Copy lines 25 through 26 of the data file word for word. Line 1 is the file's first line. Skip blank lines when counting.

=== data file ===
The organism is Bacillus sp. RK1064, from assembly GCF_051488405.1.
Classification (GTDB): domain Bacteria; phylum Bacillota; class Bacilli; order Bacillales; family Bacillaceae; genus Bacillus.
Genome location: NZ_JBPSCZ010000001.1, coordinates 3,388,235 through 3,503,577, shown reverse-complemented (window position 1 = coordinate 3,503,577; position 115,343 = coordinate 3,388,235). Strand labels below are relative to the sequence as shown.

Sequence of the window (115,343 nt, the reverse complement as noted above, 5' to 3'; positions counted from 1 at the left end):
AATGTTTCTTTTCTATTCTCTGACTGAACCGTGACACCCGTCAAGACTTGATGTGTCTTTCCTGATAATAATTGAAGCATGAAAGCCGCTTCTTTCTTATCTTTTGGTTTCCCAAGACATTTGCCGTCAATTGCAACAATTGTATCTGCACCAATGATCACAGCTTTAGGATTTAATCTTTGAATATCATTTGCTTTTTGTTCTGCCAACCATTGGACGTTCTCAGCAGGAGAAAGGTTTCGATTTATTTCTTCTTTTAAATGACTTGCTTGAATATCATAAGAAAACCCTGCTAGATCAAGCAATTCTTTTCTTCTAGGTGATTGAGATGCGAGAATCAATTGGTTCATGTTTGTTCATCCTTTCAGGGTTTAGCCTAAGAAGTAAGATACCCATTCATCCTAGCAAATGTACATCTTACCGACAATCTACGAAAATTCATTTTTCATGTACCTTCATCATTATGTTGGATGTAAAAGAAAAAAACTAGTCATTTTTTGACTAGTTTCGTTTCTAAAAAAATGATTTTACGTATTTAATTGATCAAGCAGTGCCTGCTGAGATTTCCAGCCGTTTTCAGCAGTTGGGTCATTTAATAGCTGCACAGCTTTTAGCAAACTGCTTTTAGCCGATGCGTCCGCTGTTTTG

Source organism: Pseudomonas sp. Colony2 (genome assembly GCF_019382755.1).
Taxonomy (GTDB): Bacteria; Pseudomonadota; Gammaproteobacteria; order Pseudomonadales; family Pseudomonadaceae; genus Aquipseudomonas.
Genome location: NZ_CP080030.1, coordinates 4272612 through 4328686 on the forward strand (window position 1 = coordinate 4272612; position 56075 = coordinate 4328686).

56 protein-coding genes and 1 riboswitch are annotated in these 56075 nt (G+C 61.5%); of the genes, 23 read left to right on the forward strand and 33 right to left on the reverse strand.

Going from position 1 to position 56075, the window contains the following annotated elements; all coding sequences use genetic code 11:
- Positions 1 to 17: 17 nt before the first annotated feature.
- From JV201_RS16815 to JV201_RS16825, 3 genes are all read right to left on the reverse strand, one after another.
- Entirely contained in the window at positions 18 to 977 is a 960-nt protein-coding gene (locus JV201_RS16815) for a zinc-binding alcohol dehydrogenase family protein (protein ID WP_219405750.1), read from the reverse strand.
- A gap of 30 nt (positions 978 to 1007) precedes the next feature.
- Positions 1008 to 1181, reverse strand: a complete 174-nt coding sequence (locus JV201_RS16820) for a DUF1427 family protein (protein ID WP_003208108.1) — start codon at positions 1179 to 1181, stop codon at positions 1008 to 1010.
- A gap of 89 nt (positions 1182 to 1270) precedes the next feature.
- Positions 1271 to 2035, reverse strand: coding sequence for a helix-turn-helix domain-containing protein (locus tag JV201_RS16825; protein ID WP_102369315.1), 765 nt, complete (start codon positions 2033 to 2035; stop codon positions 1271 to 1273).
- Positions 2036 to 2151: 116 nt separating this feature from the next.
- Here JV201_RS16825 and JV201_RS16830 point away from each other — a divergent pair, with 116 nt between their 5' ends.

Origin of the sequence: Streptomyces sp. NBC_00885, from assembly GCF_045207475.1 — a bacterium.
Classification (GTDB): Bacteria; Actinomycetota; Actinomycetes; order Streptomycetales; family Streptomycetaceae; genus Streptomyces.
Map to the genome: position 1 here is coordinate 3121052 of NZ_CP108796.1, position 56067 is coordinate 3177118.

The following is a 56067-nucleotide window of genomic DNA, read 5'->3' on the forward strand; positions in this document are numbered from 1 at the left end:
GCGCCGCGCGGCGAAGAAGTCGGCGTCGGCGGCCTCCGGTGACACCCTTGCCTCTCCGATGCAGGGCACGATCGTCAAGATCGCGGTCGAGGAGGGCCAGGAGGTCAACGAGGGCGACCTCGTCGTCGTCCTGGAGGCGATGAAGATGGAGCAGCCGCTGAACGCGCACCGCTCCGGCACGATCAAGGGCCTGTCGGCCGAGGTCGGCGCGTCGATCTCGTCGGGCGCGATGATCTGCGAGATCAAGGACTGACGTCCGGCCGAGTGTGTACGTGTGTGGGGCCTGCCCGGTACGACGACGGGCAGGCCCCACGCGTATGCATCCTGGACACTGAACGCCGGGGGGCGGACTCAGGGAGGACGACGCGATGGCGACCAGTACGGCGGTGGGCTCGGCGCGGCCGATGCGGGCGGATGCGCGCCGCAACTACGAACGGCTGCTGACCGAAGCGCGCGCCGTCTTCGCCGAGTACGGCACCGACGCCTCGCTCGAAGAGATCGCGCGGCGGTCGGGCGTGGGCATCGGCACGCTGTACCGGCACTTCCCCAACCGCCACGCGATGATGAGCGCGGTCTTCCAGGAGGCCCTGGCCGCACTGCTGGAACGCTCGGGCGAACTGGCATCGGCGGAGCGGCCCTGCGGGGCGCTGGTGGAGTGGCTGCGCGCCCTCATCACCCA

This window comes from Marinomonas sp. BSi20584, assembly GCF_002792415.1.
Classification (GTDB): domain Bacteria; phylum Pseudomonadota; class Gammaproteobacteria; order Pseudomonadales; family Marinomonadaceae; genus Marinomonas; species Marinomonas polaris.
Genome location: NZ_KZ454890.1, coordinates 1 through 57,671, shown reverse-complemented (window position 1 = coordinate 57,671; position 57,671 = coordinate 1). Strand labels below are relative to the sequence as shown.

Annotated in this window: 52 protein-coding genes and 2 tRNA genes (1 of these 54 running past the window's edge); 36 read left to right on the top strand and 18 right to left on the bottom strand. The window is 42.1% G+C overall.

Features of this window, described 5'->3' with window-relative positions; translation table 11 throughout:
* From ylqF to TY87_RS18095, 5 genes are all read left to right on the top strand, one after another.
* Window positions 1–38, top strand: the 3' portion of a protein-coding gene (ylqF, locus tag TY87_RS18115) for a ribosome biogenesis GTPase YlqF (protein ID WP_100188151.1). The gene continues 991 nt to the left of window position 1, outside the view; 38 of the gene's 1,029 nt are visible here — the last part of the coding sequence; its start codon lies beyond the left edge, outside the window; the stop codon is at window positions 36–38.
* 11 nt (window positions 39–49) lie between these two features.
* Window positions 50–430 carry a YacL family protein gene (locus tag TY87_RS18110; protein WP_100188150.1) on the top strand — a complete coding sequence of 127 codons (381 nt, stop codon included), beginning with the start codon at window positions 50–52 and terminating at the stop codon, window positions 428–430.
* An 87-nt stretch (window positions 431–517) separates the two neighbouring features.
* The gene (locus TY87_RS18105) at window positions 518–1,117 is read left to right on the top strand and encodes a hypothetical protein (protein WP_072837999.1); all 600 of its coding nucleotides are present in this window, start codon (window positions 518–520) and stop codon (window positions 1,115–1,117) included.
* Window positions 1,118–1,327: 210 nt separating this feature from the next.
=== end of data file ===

This window comes from Marinomonas sp. BSi20584, assembly GCF_002792415.1.
Classification (GTDB): domain Bacteria; phylum Pseudomonadota; class Gammaproteobacteria; order Pseudomonadales; family Marinomonadaceae; genus Marinomonas; species Marinomonas polaris.